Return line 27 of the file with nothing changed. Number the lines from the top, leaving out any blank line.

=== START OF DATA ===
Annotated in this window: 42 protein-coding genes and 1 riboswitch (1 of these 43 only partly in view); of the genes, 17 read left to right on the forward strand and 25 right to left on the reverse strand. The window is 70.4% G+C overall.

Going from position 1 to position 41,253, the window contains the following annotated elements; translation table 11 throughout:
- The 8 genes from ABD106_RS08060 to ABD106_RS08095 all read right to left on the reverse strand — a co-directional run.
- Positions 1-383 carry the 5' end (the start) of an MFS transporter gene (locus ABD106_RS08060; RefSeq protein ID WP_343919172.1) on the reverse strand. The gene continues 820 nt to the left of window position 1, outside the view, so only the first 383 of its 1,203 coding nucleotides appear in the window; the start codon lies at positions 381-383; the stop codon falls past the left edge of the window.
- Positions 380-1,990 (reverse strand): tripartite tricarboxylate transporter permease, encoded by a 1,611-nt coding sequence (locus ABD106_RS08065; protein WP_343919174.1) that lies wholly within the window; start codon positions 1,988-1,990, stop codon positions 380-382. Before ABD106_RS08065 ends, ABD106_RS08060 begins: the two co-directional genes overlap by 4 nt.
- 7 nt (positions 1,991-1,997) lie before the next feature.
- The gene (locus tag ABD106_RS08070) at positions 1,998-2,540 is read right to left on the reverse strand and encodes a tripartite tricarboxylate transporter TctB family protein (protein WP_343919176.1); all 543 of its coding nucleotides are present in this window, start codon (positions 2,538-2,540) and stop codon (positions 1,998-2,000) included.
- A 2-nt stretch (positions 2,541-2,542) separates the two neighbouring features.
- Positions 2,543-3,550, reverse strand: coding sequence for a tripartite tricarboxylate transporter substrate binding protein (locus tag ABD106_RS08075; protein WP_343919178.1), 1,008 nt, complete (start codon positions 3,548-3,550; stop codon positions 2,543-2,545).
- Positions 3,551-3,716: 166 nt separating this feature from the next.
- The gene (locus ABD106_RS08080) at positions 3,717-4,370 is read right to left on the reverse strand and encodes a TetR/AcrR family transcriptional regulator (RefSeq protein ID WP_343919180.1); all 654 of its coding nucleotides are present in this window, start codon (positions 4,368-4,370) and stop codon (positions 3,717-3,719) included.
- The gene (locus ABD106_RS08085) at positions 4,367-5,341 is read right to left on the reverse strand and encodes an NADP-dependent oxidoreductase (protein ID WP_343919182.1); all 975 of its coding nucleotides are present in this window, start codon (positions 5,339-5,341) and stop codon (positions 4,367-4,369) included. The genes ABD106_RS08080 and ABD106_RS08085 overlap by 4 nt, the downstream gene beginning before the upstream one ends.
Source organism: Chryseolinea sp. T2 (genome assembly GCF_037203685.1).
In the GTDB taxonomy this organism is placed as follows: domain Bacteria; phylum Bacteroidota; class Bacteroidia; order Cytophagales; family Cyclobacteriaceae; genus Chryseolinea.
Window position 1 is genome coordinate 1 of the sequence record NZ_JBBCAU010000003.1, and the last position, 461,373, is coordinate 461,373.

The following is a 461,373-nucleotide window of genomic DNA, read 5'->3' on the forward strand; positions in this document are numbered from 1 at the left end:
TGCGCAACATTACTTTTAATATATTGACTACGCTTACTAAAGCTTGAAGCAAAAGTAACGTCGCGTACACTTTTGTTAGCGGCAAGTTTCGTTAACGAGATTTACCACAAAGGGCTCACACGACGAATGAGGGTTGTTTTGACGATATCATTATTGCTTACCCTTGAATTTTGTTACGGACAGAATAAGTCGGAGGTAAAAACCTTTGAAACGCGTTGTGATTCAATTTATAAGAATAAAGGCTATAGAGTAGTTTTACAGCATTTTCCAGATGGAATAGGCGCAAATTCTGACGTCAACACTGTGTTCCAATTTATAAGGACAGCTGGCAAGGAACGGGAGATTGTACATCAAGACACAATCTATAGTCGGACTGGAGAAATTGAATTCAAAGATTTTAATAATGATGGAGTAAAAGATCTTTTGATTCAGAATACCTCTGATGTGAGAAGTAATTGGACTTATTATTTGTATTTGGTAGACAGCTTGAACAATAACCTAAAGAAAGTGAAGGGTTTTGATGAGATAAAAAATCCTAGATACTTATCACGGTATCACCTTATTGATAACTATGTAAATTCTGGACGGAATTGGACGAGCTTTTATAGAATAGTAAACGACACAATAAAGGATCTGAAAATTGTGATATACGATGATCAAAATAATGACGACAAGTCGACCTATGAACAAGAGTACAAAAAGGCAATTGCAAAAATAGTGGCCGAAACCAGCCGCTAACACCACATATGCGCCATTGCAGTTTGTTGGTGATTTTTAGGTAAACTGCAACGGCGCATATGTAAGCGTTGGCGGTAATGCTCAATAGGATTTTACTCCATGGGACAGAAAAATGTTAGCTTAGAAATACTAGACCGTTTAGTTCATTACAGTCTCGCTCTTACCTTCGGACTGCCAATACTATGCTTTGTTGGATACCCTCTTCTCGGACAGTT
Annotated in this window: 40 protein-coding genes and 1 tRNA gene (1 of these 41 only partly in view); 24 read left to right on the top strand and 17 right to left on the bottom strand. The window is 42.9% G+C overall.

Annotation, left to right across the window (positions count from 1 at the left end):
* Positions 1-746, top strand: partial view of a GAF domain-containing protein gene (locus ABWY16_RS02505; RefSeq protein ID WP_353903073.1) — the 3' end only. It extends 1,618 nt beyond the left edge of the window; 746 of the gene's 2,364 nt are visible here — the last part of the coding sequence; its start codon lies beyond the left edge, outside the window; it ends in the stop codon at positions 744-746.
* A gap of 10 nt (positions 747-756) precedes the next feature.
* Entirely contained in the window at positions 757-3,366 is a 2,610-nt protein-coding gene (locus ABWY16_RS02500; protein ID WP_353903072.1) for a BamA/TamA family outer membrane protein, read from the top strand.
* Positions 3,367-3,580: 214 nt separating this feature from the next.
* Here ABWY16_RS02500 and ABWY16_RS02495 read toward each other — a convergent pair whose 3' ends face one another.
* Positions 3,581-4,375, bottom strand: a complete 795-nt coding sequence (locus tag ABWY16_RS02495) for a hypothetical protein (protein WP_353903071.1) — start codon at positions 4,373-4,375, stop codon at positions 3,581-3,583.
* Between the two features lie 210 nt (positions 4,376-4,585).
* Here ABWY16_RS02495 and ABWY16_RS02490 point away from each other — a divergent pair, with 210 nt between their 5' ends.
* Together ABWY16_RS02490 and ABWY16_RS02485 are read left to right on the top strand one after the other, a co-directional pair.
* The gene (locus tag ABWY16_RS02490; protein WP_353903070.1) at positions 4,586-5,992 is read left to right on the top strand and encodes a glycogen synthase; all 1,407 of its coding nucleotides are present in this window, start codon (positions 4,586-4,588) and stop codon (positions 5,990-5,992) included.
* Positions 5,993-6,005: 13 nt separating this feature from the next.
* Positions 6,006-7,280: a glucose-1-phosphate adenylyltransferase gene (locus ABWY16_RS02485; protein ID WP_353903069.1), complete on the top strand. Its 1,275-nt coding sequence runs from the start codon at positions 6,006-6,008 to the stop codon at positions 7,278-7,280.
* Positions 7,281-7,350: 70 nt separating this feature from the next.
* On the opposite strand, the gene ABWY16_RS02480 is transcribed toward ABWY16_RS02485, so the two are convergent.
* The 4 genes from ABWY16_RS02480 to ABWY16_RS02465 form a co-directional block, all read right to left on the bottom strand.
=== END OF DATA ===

* Here ABWY16_RS02495 and ABWY16_RS02490 point away from each other — a divergent pair, with 210 nt between their 5' ends.